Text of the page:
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In his current show at the Fort Worth Modern, Fred Tomaselli suspends layer upon layer of cutout images of flowers, jewels, bodily organs, and wildlife in resin like dazzling reliquaries attempting to achieve a state of utopian transcendence.

Fred Tomaselli, Avian Flower Serpent, 2006, Leaves, photomontage, acrylic, gouache, and resin on wood panel, 84 x 72 ½ inches

Fred Tomaselli, Avian Flower Serpent, 2006. Leaves, photomontage, acrylic, gouache, and resin on wood panel, 84 x 72 ½ inches

Entering the exhibition, one is astounded by the intricacy of the works that seem to house all of earthly existence. Creating larger images out of the small cutouts, as in Avian Flower Serpent, which depicts an eagle perched upon a limb with a snake in its talon, Tomaselli’s works mimic microcosms of reality. Their seemingly endless black backdrops give them a sense of cosmic scale.

Resplendent as they are, one can become unnerved staring at Tomaselli’s works, feeling diminutive before the expansive space they seem to occupy. The tiny individual images, floating in layers of resin are a fraction of the size of the objects they represent. The snake in Avian Flower Serpent is created out of smaller images of serpents, causing me to ponder the world order that Tomaselli represents as well as my place in it.

Flipper, 2008 Leaves, photo collage, acrylic and resin on wood panel

Flipper, 2008. Leaves, photo collage, acrylic and resin on wood panel

Tomaselli’s Flipper, 2008, is an expansive series of ovals created with cutout images of flowers, jewels, and human hands. Created for Prospect 1, the 2008 New Orleans Biennale, the three panels transect each other, creating an abstract design that simulates a slowed-down sound wave that encourages viewers to walk back and forth in front of it as their eyes follow its lines. What sound does it represent? The viewer is not told. Nonetheless, one begins to realize that, though this work is so large and is comprised of so many elements, it represents a sound that would last only a moment.

Fred Tomaselli, Guilty, 2005. Print 13 x 13 inches

Fred Tomaselli, Guilty, 2005. Print 13 x 13 inches

In Tomaselli’s New York Times interventions, the artist paints and reworks covers of that periodical into fantastical abstract creations, highlighting its headlines and emphasizing the surreal realities behind them. In Guilty, for instance, the artist alters an image of Bernard J. Ebbers and his wife after being driven from Wall Street having been convicted of securities fraud, surrounding the couple with a landscape of brightly colored flora. What drew Tomaselli to the image was not the couple’s avarice but their humanity, which is exposed as he clutches her hand guiding her through the mob of reporters, “as if being expelled from Eden,” according to the artist.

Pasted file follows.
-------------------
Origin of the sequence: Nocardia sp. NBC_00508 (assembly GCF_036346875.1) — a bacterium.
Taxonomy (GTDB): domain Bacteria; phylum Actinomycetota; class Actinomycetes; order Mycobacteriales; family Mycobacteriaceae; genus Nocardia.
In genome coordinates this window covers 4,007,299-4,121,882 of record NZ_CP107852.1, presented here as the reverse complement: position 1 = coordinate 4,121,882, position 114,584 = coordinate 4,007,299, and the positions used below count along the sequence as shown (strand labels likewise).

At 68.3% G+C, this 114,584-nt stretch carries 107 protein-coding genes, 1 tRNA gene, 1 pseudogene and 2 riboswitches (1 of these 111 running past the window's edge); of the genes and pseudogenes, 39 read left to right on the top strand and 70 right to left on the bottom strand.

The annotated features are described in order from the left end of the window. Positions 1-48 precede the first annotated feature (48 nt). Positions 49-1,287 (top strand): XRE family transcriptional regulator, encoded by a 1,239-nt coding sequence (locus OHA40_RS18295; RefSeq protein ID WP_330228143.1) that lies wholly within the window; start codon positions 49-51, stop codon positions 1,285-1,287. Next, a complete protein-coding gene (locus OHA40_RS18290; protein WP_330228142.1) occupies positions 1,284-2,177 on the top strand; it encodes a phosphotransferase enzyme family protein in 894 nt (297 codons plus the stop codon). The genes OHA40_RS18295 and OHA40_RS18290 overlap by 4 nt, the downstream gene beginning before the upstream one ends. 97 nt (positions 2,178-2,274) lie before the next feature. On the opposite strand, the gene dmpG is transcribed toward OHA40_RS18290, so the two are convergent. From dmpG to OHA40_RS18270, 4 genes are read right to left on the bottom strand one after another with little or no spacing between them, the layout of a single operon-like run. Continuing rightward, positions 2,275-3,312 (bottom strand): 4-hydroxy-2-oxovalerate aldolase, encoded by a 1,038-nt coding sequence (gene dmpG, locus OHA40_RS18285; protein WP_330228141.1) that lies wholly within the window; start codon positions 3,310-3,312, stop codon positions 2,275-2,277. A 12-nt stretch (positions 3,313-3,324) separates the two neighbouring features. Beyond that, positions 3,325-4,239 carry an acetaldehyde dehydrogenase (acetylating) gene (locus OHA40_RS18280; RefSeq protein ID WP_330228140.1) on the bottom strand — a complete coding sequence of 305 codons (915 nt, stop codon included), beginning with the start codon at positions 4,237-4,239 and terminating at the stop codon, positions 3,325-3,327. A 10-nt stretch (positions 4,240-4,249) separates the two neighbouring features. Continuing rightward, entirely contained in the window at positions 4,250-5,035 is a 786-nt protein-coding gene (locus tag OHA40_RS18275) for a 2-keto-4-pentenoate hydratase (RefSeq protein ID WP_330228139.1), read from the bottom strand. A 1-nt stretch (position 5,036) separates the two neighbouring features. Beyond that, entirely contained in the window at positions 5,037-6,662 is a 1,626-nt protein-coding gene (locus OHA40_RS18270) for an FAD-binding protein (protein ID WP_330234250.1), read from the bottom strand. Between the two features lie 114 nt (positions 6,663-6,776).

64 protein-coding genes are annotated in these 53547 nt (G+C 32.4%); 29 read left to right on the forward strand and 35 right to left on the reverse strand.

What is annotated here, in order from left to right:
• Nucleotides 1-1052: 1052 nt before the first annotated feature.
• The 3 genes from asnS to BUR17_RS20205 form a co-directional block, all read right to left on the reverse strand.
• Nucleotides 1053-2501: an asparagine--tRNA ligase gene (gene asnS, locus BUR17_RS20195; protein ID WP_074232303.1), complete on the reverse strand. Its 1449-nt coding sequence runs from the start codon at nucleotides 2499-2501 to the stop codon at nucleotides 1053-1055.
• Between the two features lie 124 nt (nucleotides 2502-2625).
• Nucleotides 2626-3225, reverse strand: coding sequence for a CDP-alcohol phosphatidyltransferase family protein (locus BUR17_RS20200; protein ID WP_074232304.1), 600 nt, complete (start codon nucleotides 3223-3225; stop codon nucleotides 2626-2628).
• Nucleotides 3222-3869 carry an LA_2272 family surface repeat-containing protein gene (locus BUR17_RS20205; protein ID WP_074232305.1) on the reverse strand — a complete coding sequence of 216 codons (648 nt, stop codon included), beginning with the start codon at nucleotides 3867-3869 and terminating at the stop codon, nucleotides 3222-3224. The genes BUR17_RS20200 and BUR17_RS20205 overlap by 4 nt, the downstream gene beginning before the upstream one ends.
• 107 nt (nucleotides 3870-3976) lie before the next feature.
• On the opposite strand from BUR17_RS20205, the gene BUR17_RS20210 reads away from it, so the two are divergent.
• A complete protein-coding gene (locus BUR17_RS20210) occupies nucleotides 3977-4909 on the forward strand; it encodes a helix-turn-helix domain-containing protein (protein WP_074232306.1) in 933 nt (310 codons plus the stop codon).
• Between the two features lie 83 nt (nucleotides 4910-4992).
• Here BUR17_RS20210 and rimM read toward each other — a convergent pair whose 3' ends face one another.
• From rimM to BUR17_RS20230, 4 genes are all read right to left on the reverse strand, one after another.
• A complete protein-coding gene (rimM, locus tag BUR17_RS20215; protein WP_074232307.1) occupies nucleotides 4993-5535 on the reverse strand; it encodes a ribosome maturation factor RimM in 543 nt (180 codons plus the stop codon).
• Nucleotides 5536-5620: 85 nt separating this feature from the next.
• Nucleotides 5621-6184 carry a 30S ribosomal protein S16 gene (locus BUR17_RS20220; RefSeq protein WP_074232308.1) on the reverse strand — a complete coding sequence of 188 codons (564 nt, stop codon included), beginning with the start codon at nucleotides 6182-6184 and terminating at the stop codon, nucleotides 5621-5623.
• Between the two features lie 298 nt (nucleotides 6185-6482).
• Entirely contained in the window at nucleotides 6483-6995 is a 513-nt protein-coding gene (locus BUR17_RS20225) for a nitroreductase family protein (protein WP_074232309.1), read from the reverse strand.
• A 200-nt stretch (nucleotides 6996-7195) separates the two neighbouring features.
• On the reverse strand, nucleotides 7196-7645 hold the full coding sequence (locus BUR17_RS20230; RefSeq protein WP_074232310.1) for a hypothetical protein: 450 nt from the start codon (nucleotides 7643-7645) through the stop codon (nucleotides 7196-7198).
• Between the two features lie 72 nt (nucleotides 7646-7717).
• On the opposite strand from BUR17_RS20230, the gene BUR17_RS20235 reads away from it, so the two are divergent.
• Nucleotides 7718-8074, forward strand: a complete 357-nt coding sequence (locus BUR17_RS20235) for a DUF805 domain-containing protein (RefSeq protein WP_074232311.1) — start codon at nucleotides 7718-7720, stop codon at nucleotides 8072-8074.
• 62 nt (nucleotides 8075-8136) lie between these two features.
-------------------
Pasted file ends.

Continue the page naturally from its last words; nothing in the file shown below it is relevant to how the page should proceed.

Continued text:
Fred Tomaselli, August 31, 2005 #2, 2009

Fred Tomaselli, August 31, 2005 #2, 2009

Taking and altering images that document crises around the globe, and turning them into surreal landscapes, Tomaselli reveals their underlying absurdity, as in August 31, 2005 #2. Turning a tragic image of the risen waterline of flooded New Orleans into a Technicolored geometric composition, Tomaselli inundates the buildings with pattern and captures the feeling of utter astonishment that lay in the hearts of all Americans as they watched the destruction of this mythical city.

Having grown up in the shadow of Disneyland, Tomaselli transforms the everyday into landscapes of whimsy that are both cosmic and moody, causing viewers to consider their own place in the universe. Loaded down with imagery, his works entice viewers to get closer, and for a second, get lost in the world he has created.

Focus: Fred Tomaselli, curated by Alison Hearst, will be on view at the Modern Art Museum of Fort Worth through March 23, 2014.




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